But I couldn’t resist, and besides, what if there was someone down there, waiting for us to fall asleep so they could creep out?

I grabbed the pull rope and swung the door up. A narrow set of stairs went down into a pitch black stone-walled cellar that looked like it extended quite a ways back.

We stood there looking down into the dark. It didn’t need to be said that neither of us was going down there. I could tell that Mandy was thinking that this entire trip had been a mistake, and I didn’t disagree.

“Do you want to sleep here tonight?” I asked.

“No.”

“Me neither. Let’s just head back.”

We put the bags back in the car, did a nine-point turn, and headed back up the driveway. As we turned onto the dirt road, I looked back at the house, thinking I’d see someone stealthily moving a curtain aside to watch us go, but the house was dark and still.

The Final Nail

Going back through town, we hit a red light and sat behind a line of pickups. I could see Mandy’s hand hovering above her horn, just waiting for the light to turn.

“They’ll shoot you for that out here,” I said. “That guy in front of us literally has a gun rack on his truck.”

Mandy looked at me. “Don’t tell me how to drive,” she said.

It was a long drive back on that winding-two lane, knowing there were drunks weaving around out there, their cars blown to life by over-credulous tourists. That was the last time I took a weekend trip out of D.C., with Mandy or anyone else.

 

 

 

 

 

Say Aloha at Tiki Yards Party

The Yards will be transforming the Navy Yard boardwalk into an unforgettable Tiki-themed block party from 1 to 5 p.m. Saturday, July 27.

For $10, party-goers will be welcomed with a mini rum punch and a lei. Arrive early, because the first 250 guests get a tiki pineapple cup. “Lei” back and relax with tropical cocktails and a make-your-own-lei station.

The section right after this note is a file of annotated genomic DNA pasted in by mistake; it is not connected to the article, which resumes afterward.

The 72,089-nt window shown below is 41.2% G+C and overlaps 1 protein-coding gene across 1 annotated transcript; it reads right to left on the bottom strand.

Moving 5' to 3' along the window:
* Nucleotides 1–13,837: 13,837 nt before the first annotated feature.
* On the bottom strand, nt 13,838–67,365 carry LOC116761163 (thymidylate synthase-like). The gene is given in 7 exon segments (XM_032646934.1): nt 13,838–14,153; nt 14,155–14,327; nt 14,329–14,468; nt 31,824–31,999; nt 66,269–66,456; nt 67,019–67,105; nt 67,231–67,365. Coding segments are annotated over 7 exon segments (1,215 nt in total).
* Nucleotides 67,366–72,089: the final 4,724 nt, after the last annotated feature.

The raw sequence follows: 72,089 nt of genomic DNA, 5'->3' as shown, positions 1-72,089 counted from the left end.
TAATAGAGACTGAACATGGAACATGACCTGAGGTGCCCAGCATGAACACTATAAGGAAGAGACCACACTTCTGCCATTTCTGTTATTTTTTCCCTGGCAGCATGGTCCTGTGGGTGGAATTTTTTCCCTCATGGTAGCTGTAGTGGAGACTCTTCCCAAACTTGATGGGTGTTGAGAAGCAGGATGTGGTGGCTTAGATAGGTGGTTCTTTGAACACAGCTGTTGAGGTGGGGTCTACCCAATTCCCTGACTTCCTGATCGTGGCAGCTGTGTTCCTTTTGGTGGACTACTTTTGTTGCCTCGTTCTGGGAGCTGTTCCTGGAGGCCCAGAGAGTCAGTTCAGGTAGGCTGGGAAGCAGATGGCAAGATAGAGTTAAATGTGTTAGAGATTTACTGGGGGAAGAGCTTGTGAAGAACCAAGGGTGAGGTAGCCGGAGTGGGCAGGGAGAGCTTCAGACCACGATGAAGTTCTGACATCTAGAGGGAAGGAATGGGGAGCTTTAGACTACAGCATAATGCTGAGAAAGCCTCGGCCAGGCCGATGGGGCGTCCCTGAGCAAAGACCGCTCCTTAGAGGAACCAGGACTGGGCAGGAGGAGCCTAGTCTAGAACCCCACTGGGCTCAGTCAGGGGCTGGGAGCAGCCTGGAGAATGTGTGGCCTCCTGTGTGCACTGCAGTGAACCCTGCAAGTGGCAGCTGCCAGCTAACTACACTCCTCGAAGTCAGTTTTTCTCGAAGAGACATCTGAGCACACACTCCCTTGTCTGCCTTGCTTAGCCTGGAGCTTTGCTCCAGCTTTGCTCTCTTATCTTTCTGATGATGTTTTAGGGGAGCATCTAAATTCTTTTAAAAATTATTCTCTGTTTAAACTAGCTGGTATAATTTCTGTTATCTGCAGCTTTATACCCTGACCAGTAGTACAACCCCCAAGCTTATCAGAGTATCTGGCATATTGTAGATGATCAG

Come ready for an unforgettable adventure! Get into the groove with a live steel drum band and hula performances. Snap some selfies at the Insta-worthy “underwater” photo booth. Hang 10 with an incredible inflatable surfing simulator. Worried about the heat? Never fear — get under the misting cool-down station.

If your competitive nature craves something outside the chill-zone, participate in one of the many contests taking place all afternoon long. See how low you can go in a limbo contest or see show off your hula dancing skills. There’s also a prize for the best-dressed group! Get your tickets here.

Otakon Coming to D.C.

Fans of anime will flock downtown this weekend for Otakon, an annual convention celebrating Asian pop culture, specifically, anime, manga, music, movies and video games.

Serious fans will dress up as their favorite anime characters in bright and beautiful costumes and wigs or full-on Pikachu or Sonic the Hedgehog suits.

Otakon is an anime-lovers mecca, drawing thousands of devoted fans from far and wide for a weekend of immersion in fantasy and fun.

Activities include cosplay, gaming, karaoke, dancing, a manga library and meet-and-greets with artists, musicians, designers and others. Marvel at the beautiful creations in the art show, attend musical performances and try your hand making crafts.

Check out the gaming hall, featuring new and classic video games, and enter a tournament if you’re feeling brave! Don’t miss the separate section of indie video games — you can say you played it first!

Featured presenters at Otakon this year include Weeb Palace (anime, video games and cosplay), Dollfille (makeup artist and Living Doll) and Super Art Fight (live art wrestling), among others.


Hours: 8 a.m. to 2 a.m. Friday and Saturday, 8 a.m. to 3 p.m. Sunday, pick up pre-registration badges 3 – 10 p.m. Thursday; preregistration $95/adult $50/9-12 years old (8 and under free) full weekend, $50/adult Friday only, $60/adult Saturday only, $70/adult Sunday only, all prices higher at the door; Walter E. Washington Convention Center, 801 Mount Vernon Place NW

 

Take One Small Step Toward the Apollo 50 Festival

Flat Earthers and moon landing conspiracy theorists beware: the Apollo 50 Festival kicks off today on the Mall, three days of fun celebrating the day U.S. astronauts landed on the moon and planted the stars and stripes in its craggy surface.